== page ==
A man had been imprisoned for a very long time. A devout man, every day he prayed intensely for his freedom. Many years passed, until one morning the jailer arrived at his cell carrying a set of keys. Removing one from his ring, the jailer set it inside the cell, and said to the prisoner, "I think this is what you have been praying for all this years."
Wide-eyed, the man gazed down to the floor at the single key and trembling, took it in his hand. Glancing slowly at first to his right, and then his left, he spotted a small crevice in the wall of the cell. Lovingly and with great intention he picked up the key, placed it into the crevice, and began to pray to the key.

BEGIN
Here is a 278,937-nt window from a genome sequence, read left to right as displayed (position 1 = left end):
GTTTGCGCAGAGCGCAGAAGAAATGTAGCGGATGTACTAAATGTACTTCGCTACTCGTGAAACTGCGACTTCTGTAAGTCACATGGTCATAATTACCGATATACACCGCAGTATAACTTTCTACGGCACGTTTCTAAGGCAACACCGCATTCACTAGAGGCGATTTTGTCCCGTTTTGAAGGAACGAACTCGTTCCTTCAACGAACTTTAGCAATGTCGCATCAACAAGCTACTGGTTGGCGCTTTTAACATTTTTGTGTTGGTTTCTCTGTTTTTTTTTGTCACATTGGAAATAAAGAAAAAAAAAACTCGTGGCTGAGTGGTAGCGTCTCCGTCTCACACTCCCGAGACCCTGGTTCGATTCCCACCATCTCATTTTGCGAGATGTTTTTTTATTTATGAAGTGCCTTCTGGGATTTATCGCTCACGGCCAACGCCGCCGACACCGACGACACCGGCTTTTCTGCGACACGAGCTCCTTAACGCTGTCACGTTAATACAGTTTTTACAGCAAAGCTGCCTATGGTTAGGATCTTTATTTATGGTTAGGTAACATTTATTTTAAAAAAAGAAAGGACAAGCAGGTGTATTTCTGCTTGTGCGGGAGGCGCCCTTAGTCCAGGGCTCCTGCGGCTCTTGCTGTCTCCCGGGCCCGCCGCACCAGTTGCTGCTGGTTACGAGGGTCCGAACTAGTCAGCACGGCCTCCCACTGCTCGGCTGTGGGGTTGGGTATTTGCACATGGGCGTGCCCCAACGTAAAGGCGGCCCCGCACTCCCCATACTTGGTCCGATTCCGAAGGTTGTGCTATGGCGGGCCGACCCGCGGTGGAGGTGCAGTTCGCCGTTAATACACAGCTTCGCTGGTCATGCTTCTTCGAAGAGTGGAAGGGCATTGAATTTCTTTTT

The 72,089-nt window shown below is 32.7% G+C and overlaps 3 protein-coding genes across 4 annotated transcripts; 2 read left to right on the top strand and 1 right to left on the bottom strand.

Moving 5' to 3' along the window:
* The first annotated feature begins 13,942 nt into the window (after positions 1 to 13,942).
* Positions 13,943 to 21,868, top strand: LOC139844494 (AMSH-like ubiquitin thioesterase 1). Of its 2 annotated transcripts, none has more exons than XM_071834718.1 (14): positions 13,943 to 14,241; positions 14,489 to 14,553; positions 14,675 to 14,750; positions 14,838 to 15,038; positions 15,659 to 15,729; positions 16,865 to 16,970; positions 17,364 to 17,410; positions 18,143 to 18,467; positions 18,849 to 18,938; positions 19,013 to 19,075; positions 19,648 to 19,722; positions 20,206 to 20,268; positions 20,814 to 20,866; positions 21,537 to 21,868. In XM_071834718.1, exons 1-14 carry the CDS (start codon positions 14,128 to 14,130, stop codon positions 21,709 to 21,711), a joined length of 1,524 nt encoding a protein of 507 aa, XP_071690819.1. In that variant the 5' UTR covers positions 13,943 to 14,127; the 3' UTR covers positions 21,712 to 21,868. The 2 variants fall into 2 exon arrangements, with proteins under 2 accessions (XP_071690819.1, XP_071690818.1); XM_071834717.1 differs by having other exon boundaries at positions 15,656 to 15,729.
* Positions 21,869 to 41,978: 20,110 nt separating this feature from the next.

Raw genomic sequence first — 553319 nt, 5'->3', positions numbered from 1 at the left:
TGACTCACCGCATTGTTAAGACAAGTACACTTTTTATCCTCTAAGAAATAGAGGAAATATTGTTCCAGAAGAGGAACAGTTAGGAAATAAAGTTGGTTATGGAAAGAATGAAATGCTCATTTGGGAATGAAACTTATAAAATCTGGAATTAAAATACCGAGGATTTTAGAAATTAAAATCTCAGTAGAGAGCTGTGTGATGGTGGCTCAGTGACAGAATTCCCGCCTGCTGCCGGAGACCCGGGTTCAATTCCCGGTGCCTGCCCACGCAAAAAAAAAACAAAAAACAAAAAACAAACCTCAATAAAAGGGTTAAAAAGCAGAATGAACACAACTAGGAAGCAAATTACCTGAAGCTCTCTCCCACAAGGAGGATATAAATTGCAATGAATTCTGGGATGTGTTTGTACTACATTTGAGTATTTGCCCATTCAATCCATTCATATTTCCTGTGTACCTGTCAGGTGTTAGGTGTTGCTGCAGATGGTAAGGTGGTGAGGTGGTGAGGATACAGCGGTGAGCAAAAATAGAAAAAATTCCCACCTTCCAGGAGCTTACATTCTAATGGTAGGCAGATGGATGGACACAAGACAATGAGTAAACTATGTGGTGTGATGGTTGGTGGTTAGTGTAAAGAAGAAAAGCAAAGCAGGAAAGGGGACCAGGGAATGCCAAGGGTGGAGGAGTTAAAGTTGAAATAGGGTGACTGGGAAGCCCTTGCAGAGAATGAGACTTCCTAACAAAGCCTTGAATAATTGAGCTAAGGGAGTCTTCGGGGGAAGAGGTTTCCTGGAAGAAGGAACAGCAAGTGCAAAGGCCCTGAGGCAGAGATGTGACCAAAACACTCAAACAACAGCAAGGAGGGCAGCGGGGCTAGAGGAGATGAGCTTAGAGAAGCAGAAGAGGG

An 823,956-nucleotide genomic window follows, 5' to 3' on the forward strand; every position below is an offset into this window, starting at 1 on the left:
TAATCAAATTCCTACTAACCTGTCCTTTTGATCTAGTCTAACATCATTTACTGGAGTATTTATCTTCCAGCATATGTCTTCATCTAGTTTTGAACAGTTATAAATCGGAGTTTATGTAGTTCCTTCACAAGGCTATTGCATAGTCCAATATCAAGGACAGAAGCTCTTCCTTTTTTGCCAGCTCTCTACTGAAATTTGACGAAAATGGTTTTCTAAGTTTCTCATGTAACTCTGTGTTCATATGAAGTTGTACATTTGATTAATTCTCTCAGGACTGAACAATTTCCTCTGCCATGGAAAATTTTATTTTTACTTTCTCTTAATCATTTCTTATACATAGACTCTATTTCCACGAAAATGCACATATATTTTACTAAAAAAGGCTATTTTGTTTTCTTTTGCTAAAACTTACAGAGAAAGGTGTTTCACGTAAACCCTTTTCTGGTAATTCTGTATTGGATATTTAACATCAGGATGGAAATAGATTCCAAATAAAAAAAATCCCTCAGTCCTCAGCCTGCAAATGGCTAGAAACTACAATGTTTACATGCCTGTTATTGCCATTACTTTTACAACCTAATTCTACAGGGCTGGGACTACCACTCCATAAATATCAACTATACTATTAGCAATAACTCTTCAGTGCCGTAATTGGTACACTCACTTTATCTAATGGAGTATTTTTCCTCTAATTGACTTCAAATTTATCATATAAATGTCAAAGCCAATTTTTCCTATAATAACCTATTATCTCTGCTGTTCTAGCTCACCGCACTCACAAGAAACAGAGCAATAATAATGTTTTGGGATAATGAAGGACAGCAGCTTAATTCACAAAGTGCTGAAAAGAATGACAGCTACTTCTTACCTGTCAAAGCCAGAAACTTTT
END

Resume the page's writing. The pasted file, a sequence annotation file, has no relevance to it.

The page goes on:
(Retold by R' Mark Novak - origin unknown - please let me kmow if you have a source)
My late rebbe, R' Zalman Schacter-Shalomi, zt"l, was a master storyteller. He taught: "a good story is one where the mind surprises the heart". "A Year of Stories" is dedicated to his memory. I invite you to forward these stories so that they find their way into the hearts of other tellers and listeners.
A personal note: When a storyteller follows up a story by telling the listener what it means, my heart sinks and my mind withdraws. I leave it to you, gentle reader, to place these stories into the context of your personal journey, gleaning whatever meaning or interpretation resonates within.
Mark Novak is a "free-range" rabbi who lives in Washington DC and works, well, just about everywhere. In 2012 he founded Minyan Oneg Shabbat, home to MOSH (Minyan Oneg Shabbat), MindfulMOSH (Jewish mindfulness gathering), and